“It’s 116 degrees in Portland, Oregon,” Biden said. “One hundred and sixteen degrees! But don’t worry, there’s no global warming. It doesn’t exist — it’s a figment of our imagination. Seriously.” 

Governors convene with the president

The White House meeting is also set to bring together western state governors who have seen wildfires within their borders worsen in recent years.

The virtual meeting occurs in tandem with the Western Governors Association’s annual conference, which is set to center on environmental and energy policy in western states. The group of seven, consisting of five Democrats and two Republicans, includes:

  • Kate Brown of Oregon
  • Spencer Cox of Utah
  • Mark Gordon of Wyoming
  • Michelle Lujan Grisham of New Mexico
  • Gavin Newson of California
  • Jared Polis of Colorado
  • Steve Sisolak of Nevada

Absent from the meeting will be Western governors Greg Gianforte of Montana, Jay Inslee of Washington and Brad Little of Idaho.

Inslee, a Democrat, will not be attending because the meeting falls on the same day that Washington lifts its COVID-19 restrictions, his office told the Spokesman-Review. It is unclear why Gianforte and Little, both Republicans, will not be attending the event.

Increasing support for firefighters

After a June 23 meeting with the Federal Emergency Management Agency administrator, Biden lamented the “ridiculously low pay” that federal firefighters receive.

“I didn’t realize this, I have to admit, that federal firefighters get paid $13 an hour,” Biden said at a press conference. “That’s going to end in my administration. That’s a ridiculously low salary to pay federal firefighters.”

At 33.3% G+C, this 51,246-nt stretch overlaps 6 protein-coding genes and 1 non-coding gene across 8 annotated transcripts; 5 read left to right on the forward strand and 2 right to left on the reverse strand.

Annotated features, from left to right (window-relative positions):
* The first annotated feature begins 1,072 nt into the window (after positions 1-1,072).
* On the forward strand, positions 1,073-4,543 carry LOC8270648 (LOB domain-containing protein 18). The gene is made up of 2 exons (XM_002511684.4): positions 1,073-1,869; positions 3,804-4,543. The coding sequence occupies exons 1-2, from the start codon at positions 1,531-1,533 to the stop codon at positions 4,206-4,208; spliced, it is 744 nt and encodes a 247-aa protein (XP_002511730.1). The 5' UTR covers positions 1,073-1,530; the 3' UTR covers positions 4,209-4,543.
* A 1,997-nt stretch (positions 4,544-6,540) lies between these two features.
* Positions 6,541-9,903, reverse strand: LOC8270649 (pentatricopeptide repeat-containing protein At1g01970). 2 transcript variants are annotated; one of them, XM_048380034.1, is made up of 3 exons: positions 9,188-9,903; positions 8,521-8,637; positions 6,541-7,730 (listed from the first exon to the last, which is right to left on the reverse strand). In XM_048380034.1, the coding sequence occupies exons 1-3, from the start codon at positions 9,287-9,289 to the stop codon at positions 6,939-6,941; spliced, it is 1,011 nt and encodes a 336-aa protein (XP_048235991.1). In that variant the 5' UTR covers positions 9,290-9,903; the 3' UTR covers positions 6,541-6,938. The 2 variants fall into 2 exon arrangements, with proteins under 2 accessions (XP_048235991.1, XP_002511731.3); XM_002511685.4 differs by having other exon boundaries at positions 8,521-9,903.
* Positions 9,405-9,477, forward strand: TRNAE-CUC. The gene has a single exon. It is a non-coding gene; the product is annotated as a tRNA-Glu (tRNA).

The administration will also roll out efforts to increase firefighter retention by raising pay for year-round firefighters and providing other incentives to seasonal workers, according to the senior aide.

Worsening fires amid a changing climate

Recent years have seen increasingly severe and persistent fires in western states due to the worsening effects of climate change on the western environment as well as community expansion into higher risk burn zones.

Scientific research shows that dryness has been intensifying in the West in recent years due to climate change. As global temperatures rise, the heat has contributed to drier conditions.

The administration is set to announce policies meant to increase the mitigation of wildfires while increasing community resilience to fires when they do occur, according to the senior official.

Such measures are will include increased satellite detection systems and better coordinating of the administration’s placement of emergency resources in regions at risk of fire outbreaks.

The administration is also planning to permanently shift resources toward fighting wildfires as some regions see near-year-round fire outbreaks, according to the senior aide.

Many of the efforts at mitigation are unlikely to be in place by the start of wildfire season, which begins on July 24. Yet administration officials contend that the immediate response efforts will help stop the worst effects of wildfires this year while state and federal actors prepare for the new paradigm around wildfires.

Follow Matthew Brown online @mrbrownsir.